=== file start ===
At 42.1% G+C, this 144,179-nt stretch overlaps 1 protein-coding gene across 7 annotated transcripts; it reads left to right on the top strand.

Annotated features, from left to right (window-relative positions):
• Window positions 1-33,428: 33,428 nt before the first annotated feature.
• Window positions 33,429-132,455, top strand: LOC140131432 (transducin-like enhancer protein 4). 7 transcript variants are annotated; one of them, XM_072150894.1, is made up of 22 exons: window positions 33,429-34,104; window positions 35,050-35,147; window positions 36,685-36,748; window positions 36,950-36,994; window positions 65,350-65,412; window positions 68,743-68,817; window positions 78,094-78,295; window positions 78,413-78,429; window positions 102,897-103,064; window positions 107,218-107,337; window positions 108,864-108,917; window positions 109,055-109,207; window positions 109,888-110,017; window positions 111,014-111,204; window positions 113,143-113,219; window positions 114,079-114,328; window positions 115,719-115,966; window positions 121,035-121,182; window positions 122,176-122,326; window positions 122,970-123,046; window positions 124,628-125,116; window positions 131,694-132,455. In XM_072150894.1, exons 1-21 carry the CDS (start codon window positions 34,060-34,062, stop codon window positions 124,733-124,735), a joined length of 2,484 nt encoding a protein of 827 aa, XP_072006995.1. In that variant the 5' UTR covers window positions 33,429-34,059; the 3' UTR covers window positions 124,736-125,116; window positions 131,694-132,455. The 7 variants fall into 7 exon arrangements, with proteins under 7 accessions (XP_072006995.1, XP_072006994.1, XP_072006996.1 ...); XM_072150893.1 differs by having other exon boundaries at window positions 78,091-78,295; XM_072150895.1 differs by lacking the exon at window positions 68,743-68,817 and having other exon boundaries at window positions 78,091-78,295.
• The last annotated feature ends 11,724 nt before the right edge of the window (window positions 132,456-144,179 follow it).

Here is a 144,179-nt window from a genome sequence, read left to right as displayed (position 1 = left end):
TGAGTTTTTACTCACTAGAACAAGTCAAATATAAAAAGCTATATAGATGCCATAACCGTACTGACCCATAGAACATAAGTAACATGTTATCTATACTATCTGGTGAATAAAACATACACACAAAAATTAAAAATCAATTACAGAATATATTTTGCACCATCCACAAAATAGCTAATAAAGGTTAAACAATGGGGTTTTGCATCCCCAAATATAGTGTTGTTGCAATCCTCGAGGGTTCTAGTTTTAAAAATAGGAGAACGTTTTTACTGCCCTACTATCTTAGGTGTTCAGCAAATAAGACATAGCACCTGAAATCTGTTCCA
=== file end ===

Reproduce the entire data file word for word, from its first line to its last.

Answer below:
At 42.1% G+C, this 144,179-nt stretch overlaps 1 protein-coding gene across 7 annotated transcripts; it reads left to right on the top strand.

Annotated features, from left to right (window-relative positions):
• Window positions 1-33,428: 33,428 nt before the first annotated feature.
• Window positions 33,429-132,455, top strand: LOC140131432 (transducin-like enhancer protein 4). 7 transcript variants are annotated; one of them, XM_072150894.1, is made up of 22 exons: window positions 33,429-34,104; window positions 35,050-35,147; window positions 36,685-36,748; window positions 36,950-36,994; window positions 65,350-65,412; window positions 68,743-68,817; window positions 78,094-78,295; window positions 78,413-78,429; window positions 102,897-103,064; window positions 107,218-107,337; window positions 108,864-108,917; window positions 109,055-109,207; window positions 109,888-110,017; window positions 111,014-111,204; window positions 113,143-113,219; window positions 114,079-114,328; window positions 115,719-115,966; window positions 121,035-121,182; window positions 122,176-122,326; window positions 122,970-123,046; window positions 124,628-125,116; window positions 131,694-132,455. In XM_072150894.1, exons 1-21 carry the CDS (start codon window positions 34,060-34,062, stop codon window positions 124,733-124,735), a joined length of 2,484 nt encoding a protein of 827 aa, XP_072006995.1. In that variant the 5' UTR covers window positions 33,429-34,059; the 3' UTR covers window positions 124,736-125,116; window positions 131,694-132,455. The 7 variants fall into 7 exon arrangements, with proteins under 7 accessions (XP_072006995.1, XP_072006994.1, XP_072006996.1 ...); XM_072150893.1 differs by having other exon boundaries at window positions 78,091-78,295; XM_072150895.1 differs by lacking the exon at window positions 68,743-68,817 and having other exon boundaries at window positions 78,091-78,295.
• The last annotated feature ends 11,724 nt before the right edge of the window (window positions 132,456-144,179 follow it).

Here is a 144,179-nt window from a genome sequence, read left to right as displayed (position 1 = left end):
TGAGTTTTTACTCACTAGAACAAGTCAAATATAAAAAGCTATATAGATGCCATAACCGTACTGACCCATAGAACATAAGTAACATGTTATCTATACTATCTGGTGAATAAAACATACACACAAAAATTAAAAATCAATTACAGAATATATTTTGCACCATCCACAAAATAGCTAATAAAGGTTAAACAATGGGGTTTTGCATCCCCAAATATAGTGTTGTTGCAATCCTCGAGGGTTCTAGTTTTAAAAATAGGAGAACGTTTTTACTGCCCTACTATCTTAGGTGTTCAGCAAATAAGACATAGCACCTGAAATCTGTTCCA